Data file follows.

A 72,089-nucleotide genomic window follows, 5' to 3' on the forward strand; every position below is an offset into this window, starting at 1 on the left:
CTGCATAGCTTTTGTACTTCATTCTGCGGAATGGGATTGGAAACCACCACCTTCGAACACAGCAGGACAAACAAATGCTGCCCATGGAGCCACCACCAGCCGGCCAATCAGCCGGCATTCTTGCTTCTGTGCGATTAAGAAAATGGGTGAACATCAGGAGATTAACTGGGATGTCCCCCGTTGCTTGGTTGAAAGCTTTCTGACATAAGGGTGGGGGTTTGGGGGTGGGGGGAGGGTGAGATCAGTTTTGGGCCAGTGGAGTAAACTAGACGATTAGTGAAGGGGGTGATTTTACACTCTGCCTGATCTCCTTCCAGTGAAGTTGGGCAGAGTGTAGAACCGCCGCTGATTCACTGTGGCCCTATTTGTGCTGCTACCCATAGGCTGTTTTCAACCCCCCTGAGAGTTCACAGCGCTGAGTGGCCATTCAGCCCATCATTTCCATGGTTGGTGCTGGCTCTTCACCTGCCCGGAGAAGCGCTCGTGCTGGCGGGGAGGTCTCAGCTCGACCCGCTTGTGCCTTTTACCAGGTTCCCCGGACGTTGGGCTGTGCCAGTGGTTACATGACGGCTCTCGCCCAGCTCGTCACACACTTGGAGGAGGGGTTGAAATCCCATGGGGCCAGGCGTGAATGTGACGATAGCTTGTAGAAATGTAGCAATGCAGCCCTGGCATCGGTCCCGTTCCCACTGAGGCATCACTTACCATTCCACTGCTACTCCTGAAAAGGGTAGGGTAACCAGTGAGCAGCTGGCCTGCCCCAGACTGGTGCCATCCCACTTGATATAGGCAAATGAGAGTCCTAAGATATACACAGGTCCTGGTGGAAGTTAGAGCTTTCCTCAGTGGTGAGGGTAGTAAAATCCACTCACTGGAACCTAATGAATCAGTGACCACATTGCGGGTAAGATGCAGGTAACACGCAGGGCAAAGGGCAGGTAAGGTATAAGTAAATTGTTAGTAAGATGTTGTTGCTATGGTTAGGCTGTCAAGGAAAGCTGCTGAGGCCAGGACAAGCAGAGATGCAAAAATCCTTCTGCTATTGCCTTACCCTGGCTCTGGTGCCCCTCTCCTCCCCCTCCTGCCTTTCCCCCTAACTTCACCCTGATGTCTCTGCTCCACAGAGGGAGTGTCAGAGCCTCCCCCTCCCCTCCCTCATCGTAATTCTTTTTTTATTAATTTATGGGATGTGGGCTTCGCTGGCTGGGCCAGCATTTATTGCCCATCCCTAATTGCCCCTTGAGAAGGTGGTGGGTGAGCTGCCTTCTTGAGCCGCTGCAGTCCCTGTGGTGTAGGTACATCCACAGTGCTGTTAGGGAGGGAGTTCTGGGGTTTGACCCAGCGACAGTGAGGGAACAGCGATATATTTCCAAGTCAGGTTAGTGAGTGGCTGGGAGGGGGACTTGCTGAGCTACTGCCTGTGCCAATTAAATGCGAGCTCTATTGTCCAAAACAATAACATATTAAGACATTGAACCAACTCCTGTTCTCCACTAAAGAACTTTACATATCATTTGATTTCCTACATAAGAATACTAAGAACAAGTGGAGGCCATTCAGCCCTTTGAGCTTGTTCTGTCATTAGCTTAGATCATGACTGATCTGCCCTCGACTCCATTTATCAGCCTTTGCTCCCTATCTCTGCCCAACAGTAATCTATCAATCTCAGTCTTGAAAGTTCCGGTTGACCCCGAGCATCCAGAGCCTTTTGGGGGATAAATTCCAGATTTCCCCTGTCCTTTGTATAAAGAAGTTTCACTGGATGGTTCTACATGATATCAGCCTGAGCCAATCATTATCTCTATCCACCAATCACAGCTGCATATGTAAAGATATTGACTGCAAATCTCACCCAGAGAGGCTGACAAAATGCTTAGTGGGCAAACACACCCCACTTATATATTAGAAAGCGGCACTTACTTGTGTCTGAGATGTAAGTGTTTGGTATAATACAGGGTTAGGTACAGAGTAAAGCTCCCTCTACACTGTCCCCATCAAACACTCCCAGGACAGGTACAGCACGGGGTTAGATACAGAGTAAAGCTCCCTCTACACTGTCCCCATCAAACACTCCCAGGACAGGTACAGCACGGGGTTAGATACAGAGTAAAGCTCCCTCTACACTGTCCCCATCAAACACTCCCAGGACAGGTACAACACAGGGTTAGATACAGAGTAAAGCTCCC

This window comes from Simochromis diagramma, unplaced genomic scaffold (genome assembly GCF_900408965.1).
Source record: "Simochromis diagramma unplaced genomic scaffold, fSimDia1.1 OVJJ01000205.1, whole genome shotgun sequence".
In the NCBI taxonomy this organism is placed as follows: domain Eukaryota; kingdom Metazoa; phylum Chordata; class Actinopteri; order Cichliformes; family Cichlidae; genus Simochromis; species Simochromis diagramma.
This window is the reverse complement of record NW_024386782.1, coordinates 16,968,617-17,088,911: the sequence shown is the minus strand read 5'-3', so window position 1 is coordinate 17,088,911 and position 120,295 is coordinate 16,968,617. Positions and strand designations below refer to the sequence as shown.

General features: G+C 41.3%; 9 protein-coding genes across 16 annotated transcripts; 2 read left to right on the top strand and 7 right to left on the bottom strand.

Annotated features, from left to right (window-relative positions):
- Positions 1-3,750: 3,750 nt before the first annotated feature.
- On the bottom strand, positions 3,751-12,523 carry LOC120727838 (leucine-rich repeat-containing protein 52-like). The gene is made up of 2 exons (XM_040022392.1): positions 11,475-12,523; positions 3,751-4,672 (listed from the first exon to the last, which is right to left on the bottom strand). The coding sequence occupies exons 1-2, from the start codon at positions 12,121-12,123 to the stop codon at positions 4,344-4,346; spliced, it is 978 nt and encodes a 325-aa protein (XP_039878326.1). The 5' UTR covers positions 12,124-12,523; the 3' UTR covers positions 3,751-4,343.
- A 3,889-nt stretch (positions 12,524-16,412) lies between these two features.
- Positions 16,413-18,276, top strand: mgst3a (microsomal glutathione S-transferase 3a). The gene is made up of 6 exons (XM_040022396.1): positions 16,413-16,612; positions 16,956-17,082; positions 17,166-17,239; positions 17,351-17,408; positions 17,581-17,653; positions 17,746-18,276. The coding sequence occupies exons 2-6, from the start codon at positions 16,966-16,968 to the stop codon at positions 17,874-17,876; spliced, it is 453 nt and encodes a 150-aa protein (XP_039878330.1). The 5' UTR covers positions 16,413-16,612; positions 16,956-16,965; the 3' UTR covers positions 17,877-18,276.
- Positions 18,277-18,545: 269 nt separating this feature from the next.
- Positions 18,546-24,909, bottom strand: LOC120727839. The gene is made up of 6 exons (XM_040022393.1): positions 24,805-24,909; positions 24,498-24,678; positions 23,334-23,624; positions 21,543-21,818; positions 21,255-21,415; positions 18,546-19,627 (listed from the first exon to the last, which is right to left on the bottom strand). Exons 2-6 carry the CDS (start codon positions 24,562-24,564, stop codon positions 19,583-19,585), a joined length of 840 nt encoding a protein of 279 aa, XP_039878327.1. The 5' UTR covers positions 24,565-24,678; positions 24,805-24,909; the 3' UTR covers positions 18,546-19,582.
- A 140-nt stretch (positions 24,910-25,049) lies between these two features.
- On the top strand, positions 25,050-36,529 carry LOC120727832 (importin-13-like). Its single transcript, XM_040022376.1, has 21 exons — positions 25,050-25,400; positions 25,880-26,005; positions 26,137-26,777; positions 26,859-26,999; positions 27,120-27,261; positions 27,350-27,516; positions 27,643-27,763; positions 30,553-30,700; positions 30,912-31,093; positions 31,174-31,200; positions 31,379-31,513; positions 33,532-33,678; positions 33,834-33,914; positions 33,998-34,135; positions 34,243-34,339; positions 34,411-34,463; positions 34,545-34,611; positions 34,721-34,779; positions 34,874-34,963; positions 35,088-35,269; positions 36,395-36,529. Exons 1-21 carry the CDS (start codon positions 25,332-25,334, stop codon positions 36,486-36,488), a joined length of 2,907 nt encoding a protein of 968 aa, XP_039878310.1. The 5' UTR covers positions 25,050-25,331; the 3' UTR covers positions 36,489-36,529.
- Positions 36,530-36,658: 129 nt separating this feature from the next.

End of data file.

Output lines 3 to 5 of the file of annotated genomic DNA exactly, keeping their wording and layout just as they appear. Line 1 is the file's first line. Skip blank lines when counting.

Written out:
This window comes from Simochromis diagramma, unplaced genomic scaffold (genome assembly GCF_900408965.1).
Source record: "Simochromis diagramma unplaced genomic scaffold, fSimDia1.1 OVJJ01000205.1, whole genome shotgun sequence".
In the NCBI taxonomy this organism is placed as follows: domain Eukaryota; kingdom Metazoa; phylum Chordata; class Actinopteri; order Cichliformes; family Cichlidae; genus Simochromis; species Simochromis diagramma.